Vulnerable insurance clients in ‘lose-lose’ situation, report warns
Low-income and vulnerable insurance customers find themselves in a “lose-lose situation” when it comes to purchasing insurance, according to a report.
Co-published by the Institute and the Faculty of Actuaries and the Fair By Design steering group, the report states that these clients faced some degree of market failure but were “unable to sufficiently prove a failure of the market. market to government and regulators, and unable to take legal action. “
Due to insurers’ risk-based pricing – a process that is becoming increasingly individualized – the report argued that low-income and vulnerable consumers continue to face higher premiums, or are denied outright. insurance, because of the greater risks they pose.
The report highlighted concerns shared by consumer advocates over insurers potentially “in violation” of the Equality Act, passed over 10 years ago.
But finding the data to prove this “violation” to government and regulators is tricky, he said.
“Consumer advocates have said they are often not able to get enough information from insurers on how valuations are done or the data sources used,” the report said. “They demanded that this lack of transparency be examined. “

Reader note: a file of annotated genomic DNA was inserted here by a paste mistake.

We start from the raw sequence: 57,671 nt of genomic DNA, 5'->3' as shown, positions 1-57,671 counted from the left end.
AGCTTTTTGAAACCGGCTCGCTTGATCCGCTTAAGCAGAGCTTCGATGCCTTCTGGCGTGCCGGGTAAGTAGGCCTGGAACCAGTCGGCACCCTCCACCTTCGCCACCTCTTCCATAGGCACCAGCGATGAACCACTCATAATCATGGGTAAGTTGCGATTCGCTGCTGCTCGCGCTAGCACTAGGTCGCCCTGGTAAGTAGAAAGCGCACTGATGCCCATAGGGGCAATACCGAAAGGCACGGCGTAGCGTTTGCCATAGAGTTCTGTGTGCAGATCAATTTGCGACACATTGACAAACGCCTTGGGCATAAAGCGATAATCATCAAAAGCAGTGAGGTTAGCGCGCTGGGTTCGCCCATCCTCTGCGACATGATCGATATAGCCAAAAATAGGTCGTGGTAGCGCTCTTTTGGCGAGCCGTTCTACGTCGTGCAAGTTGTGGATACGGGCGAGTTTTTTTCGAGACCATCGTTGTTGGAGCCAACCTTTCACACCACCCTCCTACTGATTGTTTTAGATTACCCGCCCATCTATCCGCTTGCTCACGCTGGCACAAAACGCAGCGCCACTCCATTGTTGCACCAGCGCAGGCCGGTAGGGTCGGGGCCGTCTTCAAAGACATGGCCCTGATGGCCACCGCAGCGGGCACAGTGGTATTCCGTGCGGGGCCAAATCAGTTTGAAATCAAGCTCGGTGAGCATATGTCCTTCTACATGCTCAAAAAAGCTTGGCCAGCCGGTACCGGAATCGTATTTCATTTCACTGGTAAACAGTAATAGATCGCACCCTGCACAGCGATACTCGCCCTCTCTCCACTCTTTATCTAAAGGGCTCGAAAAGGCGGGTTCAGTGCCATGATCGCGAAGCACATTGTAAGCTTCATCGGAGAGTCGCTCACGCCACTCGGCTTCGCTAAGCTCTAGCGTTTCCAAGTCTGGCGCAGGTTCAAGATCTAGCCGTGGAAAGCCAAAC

Through a 2019 Treasury Select Committee investigation, the Financial Conduct Authority found that several insurance companies were unable to provide immediate answers on the algorithms that underpin their pricing, how they compile ratings. data and whether each data complied with the law on equality.
The financial watchdog has since announced its customer duty principle, which is expected to come into effect next year. It is designed to ensure that financial services products in all areas provide fair value, which results in a fair relationship between the price paid by the customer and the quality of the benefits and services he receives.
But without a clear view of the data insurers use to price their products, consumers will have a hard time proving whether that relationship is fair or not, according to the report.
“Consumers and their advocates have signaled that they cannot assess whether a high or unaffordable premium, or an insurer’s decision not to offer coverage at all, is reasonable or fair,” he said. .
“They think this leaves them in a lose-lose situation – unable to sufficiently prove market failure to the government and regulators, and unable to take legal action.”
The report called for a number of changes in the industry. We would see the end of the monthly premiums paid by people who cannot afford to buy an insurance product in a single payment.
Another proposed that the UK government facilitate the provision of a “minimum level of protection” through the use of social policy interventions with the aim of removing what he called the “poverty premium” from the sector. insurance.
A problem before the pandemic, the ‘poverty premium’ is only expected to widen after the pandemic according to the report, as the government leave scheme ends and the UK inflation rate continues to rise. situate above the bank’s target.